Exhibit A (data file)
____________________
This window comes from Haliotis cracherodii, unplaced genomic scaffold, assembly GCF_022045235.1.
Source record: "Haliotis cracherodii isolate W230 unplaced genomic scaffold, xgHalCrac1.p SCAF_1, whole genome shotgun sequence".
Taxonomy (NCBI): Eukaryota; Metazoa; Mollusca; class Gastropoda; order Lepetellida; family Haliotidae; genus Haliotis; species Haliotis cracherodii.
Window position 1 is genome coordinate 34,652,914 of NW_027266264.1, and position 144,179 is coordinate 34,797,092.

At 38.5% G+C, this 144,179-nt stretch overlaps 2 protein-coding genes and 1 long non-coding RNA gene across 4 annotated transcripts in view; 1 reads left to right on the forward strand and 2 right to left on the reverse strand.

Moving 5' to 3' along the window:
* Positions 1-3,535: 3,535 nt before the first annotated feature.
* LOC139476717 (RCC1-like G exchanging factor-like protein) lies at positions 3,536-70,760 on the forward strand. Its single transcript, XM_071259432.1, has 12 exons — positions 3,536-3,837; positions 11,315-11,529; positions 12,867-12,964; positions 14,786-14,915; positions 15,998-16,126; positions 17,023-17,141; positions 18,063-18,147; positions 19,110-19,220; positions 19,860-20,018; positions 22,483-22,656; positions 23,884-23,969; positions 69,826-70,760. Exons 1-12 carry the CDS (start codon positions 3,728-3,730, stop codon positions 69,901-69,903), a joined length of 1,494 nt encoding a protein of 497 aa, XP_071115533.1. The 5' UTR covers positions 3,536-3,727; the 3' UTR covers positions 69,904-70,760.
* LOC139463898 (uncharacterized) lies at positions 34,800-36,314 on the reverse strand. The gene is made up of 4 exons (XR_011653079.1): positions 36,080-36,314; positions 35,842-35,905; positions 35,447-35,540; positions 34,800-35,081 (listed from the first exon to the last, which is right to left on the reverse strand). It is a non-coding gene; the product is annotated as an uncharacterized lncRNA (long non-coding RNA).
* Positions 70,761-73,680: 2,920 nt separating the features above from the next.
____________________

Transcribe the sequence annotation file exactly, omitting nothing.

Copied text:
This window comes from Haliotis cracherodii, unplaced genomic scaffold, assembly GCF_022045235.1.
Source record: "Haliotis cracherodii isolate W230 unplaced genomic scaffold, xgHalCrac1.p SCAF_1, whole genome shotgun sequence".
Taxonomy (NCBI): Eukaryota; Metazoa; Mollusca; class Gastropoda; order Lepetellida; family Haliotidae; genus Haliotis; species Haliotis cracherodii.
Window position 1 is genome coordinate 34,652,914 of NW_027266264.1, and position 144,179 is coordinate 34,797,092.

At 38.5% G+C, this 144,179-nt stretch overlaps 2 protein-coding genes and 1 long non-coding RNA gene across 4 annotated transcripts in view; 1 reads left to right on the forward strand and 2 right to left on the reverse strand.

Moving 5' to 3' along the window:
* Positions 1-3,535: 3,535 nt before the first annotated feature.
* LOC139476717 (RCC1-like G exchanging factor-like protein) lies at positions 3,536-70,760 on the forward strand. Its single transcript, XM_071259432.1, has 12 exons — positions 3,536-3,837; positions 11,315-11,529; positions 12,867-12,964; positions 14,786-14,915; positions 15,998-16,126; positions 17,023-17,141; positions 18,063-18,147; positions 19,110-19,220; positions 19,860-20,018; positions 22,483-22,656; positions 23,884-23,969; positions 69,826-70,760. Exons 1-12 carry the CDS (start codon positions 3,728-3,730, stop codon positions 69,901-69,903), a joined length of 1,494 nt encoding a protein of 497 aa, XP_071115533.1. The 5' UTR covers positions 3,536-3,727; the 3' UTR covers positions 69,904-70,760.
* LOC139463898 (uncharacterized) lies at positions 34,800-36,314 on the reverse strand. The gene is made up of 4 exons (XR_011653079.1): positions 36,080-36,314; positions 35,842-35,905; positions 35,447-35,540; positions 34,800-35,081 (listed from the first exon to the last, which is right to left on the reverse strand). It is a non-coding gene; the product is annotated as an uncharacterized lncRNA (long non-coding RNA).
* Positions 70,761-73,680: 2,920 nt separating the features above from the next.